Filed in 2013 and granted in 2016, the 936 patent was a cornerstone of Waymo's lawsuit against Uber, which began in December 2016. In a nutshell, Waymo accused the ride-hailing giant of infringing its lidar design patent and using intellectual property allegedly stolen by engineer Anthony Levandowski. Uber eventually agreed to redesign its lidar and gave Waymo $245 million worth of equity to settle the rest of the lawsuit. It also promised not to copy Waymo's technology in the future.
Now it turns out Uber may not have had to give in, as most parts of the 936 patent claims were rejected. Moreover, one of the reasons for the rejection is that some of the core design solutions were previously patented by another lidar manufacturer, Velodyne. Coincidentally, Velodyne used to sell its lidars to Waymo before the latter decided to build a product of its own from scratch.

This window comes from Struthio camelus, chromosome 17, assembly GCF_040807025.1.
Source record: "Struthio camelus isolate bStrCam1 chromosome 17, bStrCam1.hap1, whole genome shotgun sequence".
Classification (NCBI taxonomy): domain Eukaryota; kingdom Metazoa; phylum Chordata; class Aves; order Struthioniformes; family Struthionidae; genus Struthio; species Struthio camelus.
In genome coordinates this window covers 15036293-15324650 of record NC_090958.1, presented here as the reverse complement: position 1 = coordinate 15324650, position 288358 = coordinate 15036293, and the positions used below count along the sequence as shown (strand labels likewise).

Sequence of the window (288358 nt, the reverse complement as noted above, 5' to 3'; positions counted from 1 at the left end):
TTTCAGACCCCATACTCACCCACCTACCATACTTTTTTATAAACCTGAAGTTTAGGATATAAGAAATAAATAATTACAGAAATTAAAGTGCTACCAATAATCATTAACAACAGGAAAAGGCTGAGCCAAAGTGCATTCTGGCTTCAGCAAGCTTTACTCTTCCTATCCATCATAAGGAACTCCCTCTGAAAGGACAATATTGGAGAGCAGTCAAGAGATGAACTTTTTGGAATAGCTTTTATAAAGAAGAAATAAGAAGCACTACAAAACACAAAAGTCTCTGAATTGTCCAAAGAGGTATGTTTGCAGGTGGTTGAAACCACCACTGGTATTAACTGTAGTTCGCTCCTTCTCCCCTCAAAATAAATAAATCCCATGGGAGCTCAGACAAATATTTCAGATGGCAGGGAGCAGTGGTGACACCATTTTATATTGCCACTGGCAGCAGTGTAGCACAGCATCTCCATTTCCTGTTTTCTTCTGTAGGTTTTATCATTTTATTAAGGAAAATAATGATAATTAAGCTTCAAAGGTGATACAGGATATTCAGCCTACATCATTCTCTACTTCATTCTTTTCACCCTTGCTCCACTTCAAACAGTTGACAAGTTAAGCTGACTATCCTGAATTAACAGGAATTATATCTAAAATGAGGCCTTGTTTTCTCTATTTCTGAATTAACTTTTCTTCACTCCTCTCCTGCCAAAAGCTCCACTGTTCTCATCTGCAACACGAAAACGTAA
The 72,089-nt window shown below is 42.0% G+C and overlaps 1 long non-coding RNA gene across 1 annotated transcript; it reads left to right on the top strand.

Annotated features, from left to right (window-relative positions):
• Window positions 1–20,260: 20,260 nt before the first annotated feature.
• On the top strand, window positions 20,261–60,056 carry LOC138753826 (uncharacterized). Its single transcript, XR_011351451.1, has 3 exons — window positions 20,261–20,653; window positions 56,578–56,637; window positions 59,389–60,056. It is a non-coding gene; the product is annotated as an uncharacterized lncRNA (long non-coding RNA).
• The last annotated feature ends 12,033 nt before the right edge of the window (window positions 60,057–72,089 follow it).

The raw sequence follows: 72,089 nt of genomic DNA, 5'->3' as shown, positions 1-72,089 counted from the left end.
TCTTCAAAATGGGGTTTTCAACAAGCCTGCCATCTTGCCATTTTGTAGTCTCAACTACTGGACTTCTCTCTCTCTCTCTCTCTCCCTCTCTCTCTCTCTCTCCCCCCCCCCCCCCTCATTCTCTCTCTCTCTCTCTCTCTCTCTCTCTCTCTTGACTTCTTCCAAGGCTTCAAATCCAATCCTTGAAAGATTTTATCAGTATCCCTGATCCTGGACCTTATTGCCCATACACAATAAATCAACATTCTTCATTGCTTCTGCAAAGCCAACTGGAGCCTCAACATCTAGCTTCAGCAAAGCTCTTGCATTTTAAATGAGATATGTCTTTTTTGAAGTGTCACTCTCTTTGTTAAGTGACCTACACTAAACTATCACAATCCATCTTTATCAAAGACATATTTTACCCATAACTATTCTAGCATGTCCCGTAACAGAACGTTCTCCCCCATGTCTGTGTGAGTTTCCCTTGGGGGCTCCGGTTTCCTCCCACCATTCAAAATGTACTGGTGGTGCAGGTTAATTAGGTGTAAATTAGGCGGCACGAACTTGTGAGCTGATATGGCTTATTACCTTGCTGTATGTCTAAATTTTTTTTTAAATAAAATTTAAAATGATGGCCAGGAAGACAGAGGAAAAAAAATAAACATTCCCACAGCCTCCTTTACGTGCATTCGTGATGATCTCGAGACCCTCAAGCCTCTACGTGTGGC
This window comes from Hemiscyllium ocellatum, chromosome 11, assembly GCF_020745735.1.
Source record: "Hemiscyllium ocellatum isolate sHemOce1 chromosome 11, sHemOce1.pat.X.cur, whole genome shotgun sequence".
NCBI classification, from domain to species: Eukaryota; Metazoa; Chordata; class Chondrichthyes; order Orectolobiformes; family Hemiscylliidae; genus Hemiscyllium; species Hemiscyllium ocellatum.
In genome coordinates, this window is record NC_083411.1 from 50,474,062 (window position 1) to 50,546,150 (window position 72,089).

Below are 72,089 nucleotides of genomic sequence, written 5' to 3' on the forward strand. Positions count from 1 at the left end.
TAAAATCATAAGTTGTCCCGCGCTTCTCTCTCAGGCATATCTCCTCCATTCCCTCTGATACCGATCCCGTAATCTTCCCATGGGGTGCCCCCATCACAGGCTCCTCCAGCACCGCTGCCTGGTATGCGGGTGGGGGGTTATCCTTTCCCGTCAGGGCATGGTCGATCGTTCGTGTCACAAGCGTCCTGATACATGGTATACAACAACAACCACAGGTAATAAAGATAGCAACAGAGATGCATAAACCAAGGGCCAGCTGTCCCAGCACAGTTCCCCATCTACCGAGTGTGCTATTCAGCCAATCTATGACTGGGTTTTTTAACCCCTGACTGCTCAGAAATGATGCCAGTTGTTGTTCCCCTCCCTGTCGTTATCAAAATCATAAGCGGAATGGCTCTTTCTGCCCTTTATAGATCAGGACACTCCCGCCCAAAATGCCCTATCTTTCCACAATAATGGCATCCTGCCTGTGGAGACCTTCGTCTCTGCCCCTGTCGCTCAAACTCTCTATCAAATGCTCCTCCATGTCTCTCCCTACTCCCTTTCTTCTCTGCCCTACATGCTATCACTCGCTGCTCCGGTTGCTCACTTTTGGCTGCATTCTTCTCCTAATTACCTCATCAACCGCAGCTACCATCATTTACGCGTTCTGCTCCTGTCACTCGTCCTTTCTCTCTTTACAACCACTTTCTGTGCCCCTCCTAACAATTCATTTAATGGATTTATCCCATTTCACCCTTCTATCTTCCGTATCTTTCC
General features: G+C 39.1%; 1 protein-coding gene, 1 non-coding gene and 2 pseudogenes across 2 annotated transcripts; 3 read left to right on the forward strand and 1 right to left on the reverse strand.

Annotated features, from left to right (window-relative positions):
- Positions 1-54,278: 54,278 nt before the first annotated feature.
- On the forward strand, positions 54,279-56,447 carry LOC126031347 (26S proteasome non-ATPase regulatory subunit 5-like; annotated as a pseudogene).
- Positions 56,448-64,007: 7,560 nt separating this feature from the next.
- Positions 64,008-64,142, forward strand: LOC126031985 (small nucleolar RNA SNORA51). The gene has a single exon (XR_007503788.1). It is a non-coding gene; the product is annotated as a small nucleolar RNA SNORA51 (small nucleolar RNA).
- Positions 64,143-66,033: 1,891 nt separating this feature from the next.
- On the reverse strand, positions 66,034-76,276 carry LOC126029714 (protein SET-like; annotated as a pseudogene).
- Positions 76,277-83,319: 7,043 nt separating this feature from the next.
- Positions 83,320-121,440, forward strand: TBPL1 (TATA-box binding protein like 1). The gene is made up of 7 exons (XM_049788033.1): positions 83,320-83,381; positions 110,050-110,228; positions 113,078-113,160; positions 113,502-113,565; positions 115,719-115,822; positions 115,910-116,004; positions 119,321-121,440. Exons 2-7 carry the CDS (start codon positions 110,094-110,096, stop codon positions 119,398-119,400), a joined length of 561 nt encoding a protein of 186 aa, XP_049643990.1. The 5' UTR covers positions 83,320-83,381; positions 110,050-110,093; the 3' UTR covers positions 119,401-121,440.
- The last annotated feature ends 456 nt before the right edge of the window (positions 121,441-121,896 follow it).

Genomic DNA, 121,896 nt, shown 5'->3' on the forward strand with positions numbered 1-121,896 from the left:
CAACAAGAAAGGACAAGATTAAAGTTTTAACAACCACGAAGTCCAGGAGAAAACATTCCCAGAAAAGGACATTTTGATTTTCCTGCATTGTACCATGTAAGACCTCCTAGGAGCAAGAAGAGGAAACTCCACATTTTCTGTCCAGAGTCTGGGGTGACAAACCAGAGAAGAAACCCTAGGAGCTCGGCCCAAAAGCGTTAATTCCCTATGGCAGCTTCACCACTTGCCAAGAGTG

Theoretically, Velodyne could now accuse Waymo of infringing its own 558 patent, based on the USPTO's recent ruling. However, protecting lidar innovation is quite a messy business: Velodyne itself has defended the 558 patent for some time after a startup called Quanergy claimed that it infringed its intellectual property.
Even though the USPTO has given a "final rejection" regarding the 936 patent, there are still ways for Waymo to appeal and fight for it. Swildens also told Ars Technica that he's currently too busy to file any more patent challenges.